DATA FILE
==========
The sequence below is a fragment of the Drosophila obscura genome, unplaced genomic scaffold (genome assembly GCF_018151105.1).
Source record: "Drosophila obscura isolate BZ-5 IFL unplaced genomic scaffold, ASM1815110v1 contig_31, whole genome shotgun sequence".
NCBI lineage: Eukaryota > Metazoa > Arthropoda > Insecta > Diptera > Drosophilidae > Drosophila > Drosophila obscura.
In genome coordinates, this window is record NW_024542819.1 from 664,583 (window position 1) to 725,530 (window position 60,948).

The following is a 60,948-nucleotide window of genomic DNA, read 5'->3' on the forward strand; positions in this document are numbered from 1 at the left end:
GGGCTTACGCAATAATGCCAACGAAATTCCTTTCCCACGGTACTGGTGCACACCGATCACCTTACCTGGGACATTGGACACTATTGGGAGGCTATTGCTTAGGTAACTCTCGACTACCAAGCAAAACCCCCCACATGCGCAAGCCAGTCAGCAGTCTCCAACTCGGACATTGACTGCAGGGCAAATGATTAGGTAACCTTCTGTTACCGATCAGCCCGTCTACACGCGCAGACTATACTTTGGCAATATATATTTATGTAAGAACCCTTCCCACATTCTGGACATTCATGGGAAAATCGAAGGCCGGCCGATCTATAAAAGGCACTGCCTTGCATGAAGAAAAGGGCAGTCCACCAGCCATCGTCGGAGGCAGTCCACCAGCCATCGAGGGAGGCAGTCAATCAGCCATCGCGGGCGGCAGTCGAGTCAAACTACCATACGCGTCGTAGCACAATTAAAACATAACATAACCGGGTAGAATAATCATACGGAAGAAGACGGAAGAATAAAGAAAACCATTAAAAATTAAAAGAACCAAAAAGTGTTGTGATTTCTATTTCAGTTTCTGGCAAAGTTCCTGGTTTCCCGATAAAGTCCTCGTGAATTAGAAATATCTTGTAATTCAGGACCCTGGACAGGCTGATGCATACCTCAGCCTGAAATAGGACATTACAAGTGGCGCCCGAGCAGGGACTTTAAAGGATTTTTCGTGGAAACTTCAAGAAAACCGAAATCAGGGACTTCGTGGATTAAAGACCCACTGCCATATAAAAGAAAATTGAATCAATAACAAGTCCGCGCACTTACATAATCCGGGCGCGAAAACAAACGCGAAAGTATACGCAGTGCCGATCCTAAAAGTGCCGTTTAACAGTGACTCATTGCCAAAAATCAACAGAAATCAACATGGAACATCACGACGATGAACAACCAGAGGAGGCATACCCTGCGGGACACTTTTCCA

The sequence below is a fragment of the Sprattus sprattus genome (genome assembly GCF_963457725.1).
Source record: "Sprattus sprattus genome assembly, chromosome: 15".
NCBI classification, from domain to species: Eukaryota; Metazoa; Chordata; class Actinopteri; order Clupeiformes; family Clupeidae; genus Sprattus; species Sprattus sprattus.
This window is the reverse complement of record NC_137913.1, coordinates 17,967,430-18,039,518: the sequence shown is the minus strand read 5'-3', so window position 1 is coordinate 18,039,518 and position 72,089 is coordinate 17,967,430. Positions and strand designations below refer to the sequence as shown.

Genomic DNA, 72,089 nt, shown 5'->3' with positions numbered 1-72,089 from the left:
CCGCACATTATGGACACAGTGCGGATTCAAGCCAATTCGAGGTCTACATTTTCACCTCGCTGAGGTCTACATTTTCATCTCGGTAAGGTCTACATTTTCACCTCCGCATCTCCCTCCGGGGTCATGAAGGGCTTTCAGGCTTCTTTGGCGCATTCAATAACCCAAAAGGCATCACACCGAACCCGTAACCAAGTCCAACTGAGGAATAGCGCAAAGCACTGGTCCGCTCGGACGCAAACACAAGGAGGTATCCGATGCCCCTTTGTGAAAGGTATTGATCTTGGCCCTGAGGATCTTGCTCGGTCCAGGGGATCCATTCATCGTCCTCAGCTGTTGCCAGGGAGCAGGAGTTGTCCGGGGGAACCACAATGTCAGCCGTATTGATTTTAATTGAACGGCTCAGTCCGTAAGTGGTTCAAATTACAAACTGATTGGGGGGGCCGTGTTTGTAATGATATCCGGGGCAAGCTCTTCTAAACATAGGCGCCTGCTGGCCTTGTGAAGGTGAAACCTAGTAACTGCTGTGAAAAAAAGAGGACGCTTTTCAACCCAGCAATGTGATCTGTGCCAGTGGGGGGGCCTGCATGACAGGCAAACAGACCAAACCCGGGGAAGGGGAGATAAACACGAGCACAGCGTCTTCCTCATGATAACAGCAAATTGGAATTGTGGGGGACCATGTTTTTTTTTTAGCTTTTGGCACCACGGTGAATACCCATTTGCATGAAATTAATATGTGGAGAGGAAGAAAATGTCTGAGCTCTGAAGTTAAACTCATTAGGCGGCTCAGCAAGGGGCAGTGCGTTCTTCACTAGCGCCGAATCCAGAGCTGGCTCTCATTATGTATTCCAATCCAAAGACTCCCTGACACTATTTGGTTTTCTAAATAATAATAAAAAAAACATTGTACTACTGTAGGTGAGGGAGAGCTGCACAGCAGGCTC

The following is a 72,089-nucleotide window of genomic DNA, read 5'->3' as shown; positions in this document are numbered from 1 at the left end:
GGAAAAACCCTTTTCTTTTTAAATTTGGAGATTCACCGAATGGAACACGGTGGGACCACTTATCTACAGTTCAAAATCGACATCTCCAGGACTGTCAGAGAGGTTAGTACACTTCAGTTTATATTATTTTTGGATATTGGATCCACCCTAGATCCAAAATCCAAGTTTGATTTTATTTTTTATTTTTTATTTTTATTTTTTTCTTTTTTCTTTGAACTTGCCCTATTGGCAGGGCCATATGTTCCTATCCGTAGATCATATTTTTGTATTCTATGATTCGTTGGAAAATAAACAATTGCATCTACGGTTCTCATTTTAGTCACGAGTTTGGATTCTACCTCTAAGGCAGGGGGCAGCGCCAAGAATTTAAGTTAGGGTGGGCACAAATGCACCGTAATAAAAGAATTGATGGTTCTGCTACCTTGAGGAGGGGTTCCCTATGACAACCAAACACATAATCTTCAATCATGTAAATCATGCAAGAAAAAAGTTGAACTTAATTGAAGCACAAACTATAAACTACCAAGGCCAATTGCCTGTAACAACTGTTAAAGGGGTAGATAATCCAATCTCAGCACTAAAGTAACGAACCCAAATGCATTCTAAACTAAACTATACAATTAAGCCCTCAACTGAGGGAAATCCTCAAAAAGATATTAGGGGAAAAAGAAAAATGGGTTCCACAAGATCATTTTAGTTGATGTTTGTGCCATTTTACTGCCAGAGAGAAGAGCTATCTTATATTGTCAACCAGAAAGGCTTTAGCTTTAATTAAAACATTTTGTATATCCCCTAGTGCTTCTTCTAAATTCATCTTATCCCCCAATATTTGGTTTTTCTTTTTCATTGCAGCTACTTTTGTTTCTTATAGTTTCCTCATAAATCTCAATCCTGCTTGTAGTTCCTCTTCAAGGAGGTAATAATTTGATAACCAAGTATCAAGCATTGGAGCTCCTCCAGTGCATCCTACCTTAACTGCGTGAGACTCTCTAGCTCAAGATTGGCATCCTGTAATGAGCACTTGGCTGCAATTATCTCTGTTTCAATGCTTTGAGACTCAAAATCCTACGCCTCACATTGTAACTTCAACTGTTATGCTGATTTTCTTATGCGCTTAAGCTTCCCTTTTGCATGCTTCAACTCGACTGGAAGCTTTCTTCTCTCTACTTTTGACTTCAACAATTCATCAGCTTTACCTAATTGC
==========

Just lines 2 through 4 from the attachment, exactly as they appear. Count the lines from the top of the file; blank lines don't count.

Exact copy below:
Source record: "Drosophila obscura isolate BZ-5 IFL unplaced genomic scaffold, ASM1815110v1 contig_31, whole genome shotgun sequence".
NCBI lineage: Eukaryota > Metazoa > Arthropoda > Insecta > Diptera > Drosophilidae > Drosophila > Drosophila obscura.
In genome coordinates, this window is record NW_024542819.1 from 664,583 (window position 1) to 725,530 (window position 60,948).